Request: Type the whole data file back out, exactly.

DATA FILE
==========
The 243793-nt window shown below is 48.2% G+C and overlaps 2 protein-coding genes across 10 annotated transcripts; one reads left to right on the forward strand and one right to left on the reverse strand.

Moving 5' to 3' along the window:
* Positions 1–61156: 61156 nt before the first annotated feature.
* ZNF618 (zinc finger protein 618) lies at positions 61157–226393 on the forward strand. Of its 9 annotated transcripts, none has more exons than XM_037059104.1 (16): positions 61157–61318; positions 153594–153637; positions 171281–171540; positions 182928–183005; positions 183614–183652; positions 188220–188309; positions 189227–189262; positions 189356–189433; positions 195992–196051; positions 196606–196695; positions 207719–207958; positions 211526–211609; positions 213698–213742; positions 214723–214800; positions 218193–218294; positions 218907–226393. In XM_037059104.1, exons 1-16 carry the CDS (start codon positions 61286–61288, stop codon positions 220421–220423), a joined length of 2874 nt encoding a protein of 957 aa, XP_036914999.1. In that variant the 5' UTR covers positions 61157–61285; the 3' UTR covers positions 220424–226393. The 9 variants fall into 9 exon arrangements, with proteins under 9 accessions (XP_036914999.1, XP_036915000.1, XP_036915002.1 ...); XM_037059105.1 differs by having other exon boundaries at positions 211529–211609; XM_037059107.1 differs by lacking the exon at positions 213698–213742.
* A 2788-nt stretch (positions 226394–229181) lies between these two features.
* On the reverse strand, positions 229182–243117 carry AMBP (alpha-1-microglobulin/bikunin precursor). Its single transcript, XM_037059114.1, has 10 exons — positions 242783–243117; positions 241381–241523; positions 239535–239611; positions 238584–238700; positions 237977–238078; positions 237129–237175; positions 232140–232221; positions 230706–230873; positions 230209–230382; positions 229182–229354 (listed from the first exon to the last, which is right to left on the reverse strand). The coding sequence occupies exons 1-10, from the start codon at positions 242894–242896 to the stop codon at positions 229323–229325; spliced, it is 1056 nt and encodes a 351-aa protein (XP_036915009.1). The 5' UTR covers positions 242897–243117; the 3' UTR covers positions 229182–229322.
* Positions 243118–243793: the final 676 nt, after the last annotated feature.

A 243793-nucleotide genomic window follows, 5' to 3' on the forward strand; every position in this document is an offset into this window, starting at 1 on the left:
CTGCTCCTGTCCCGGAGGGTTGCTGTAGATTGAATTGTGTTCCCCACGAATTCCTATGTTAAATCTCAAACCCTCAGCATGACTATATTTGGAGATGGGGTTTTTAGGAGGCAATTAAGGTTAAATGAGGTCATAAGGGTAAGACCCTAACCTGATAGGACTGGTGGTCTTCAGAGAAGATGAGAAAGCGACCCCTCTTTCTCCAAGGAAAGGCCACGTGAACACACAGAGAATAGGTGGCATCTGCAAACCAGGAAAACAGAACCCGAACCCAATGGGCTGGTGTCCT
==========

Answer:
The 243793-nt window shown below is 48.2% G+C and overlaps 2 protein-coding genes across 10 annotated transcripts; one reads left to right on the forward strand and one right to left on the reverse strand.

Moving 5' to 3' along the window:
* Positions 1–61156: 61156 nt before the first annotated feature.
* ZNF618 (zinc finger protein 618) lies at positions 61157–226393 on the forward strand. Of its 9 annotated transcripts, none has more exons than XM_037059104.1 (16): positions 61157–61318; positions 153594–153637; positions 171281–171540; positions 182928–183005; positions 183614–183652; positions 188220–188309; positions 189227–189262; positions 189356–189433; positions 195992–196051; positions 196606–196695; positions 207719–207958; positions 211526–211609; positions 213698–213742; positions 214723–214800; positions 218193–218294; positions 218907–226393. In XM_037059104.1, exons 1-16 carry the CDS (start codon positions 61286–61288, stop codon positions 220421–220423), a joined length of 2874 nt encoding a protein of 957 aa, XP_036914999.1. In that variant the 5' UTR covers positions 61157–61285; the 3' UTR covers positions 220424–226393. The 9 variants fall into 9 exon arrangements, with proteins under 9 accessions (XP_036914999.1, XP_036915000.1, XP_036915002.1 ...); XM_037059105.1 differs by having other exon boundaries at positions 211529–211609; XM_037059107.1 differs by lacking the exon at positions 213698–213742.
* A 2788-nt stretch (positions 226394–229181) lies between these two features.
* On the reverse strand, positions 229182–243117 carry AMBP (alpha-1-microglobulin/bikunin precursor). Its single transcript, XM_037059114.1, has 10 exons — positions 242783–243117; positions 241381–241523; positions 239535–239611; positions 238584–238700; positions 237977–238078; positions 237129–237175; positions 232140–232221; positions 230706–230873; positions 230209–230382; positions 229182–229354 (listed from the first exon to the last, which is right to left on the reverse strand). The coding sequence occupies exons 1-10, from the start codon at positions 242894–242896 to the stop codon at positions 229323–229325; spliced, it is 1056 nt and encodes a 351-aa protein (XP_036915009.1). The 5' UTR covers positions 242897–243117; the 3' UTR covers positions 229182–229322.
* Positions 243118–243793: the final 676 nt, after the last annotated feature.

A 243793-nucleotide genomic window follows, 5' to 3' on the forward strand; every position in this document is an offset into this window, starting at 1 on the left:
CTGCTCCTGTCCCGGAGGGTTGCTGTAGATTGAATTGTGTTCCCCACGAATTCCTATGTTAAATCTCAAACCCTCAGCATGACTATATTTGGAGATGGGGTTTTTAGGAGGCAATTAAGGTTAAATGAGGTCATAAGGGTAAGACCCTAACCTGATAGGACTGGTGGTCTTCAGAGAAGATGAGAAAGCGACCCCTCTTTCTCCAAGGAAAGGCCACGTGAACACACAGAGAATAGGTGGCATCTGCAAACCAGGAAAACAGAACCCGAACCCAATGGGCTGGTGTCCT